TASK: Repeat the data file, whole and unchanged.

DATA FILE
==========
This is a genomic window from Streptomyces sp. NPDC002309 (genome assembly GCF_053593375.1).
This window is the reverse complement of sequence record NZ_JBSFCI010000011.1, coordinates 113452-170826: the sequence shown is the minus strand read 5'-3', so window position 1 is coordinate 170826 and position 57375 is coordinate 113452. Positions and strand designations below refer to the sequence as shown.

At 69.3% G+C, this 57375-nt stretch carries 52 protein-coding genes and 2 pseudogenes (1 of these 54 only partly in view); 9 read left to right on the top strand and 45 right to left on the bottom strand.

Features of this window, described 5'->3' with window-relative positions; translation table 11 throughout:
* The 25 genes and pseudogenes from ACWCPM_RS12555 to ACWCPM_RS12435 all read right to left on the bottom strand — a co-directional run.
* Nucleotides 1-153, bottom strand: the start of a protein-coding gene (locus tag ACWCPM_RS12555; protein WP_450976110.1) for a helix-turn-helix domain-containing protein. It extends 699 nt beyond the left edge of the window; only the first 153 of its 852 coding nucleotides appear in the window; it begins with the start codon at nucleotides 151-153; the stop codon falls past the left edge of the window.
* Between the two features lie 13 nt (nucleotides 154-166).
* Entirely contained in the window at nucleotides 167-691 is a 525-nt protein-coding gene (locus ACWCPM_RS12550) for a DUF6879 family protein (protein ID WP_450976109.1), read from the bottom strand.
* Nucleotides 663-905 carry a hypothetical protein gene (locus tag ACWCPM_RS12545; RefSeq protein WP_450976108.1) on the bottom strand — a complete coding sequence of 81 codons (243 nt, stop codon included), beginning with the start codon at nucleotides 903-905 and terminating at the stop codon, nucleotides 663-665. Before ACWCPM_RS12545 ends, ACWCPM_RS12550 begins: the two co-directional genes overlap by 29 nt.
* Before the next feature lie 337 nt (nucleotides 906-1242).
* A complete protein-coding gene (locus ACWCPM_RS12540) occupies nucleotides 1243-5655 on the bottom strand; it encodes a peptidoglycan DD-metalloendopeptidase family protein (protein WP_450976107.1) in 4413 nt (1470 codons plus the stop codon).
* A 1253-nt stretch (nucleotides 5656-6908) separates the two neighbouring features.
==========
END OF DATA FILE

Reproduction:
This is a genomic window from Streptomyces sp. NPDC002309 (genome assembly GCF_053593375.1).
This window is the reverse complement of sequence record NZ_JBSFCI010000011.1, coordinates 113452-170826: the sequence shown is the minus strand read 5'-3', so window position 1 is coordinate 170826 and position 57375 is coordinate 113452. Positions and strand designations below refer to the sequence as shown.

At 69.3% G+C, this 57375-nt stretch carries 52 protein-coding genes and 2 pseudogenes (1 of these 54 only partly in view); 9 read left to right on the top strand and 45 right to left on the bottom strand.

Features of this window, described 5'->3' with window-relative positions; translation table 11 throughout:
* The 25 genes and pseudogenes from ACWCPM_RS12555 to ACWCPM_RS12435 all read right to left on the bottom strand — a co-directional run.
* Nucleotides 1-153, bottom strand: the start of a protein-coding gene (locus tag ACWCPM_RS12555; protein WP_450976110.1) for a helix-turn-helix domain-containing protein. It extends 699 nt beyond the left edge of the window; only the first 153 of its 852 coding nucleotides appear in the window; it begins with the start codon at nucleotides 151-153; the stop codon falls past the left edge of the window.
* Between the two features lie 13 nt (nucleotides 154-166).
* Entirely contained in the window at nucleotides 167-691 is a 525-nt protein-coding gene (locus ACWCPM_RS12550) for a DUF6879 family protein (protein ID WP_450976109.1), read from the bottom strand.
* Nucleotides 663-905 carry a hypothetical protein gene (locus tag ACWCPM_RS12545; RefSeq protein WP_450976108.1) on the bottom strand — a complete coding sequence of 81 codons (243 nt, stop codon included), beginning with the start codon at nucleotides 903-905 and terminating at the stop codon, nucleotides 663-665. Before ACWCPM_RS12545 ends, ACWCPM_RS12550 begins: the two co-directional genes overlap by 29 nt.
* Before the next feature lie 337 nt (nucleotides 906-1242).
* A complete protein-coding gene (locus ACWCPM_RS12540) occupies nucleotides 1243-5655 on the bottom strand; it encodes a peptidoglycan DD-metalloendopeptidase family protein (protein WP_450976107.1) in 4413 nt (1470 codons plus the stop codon).
* A 1253-nt stretch (nucleotides 5656-6908) separates the two neighbouring features.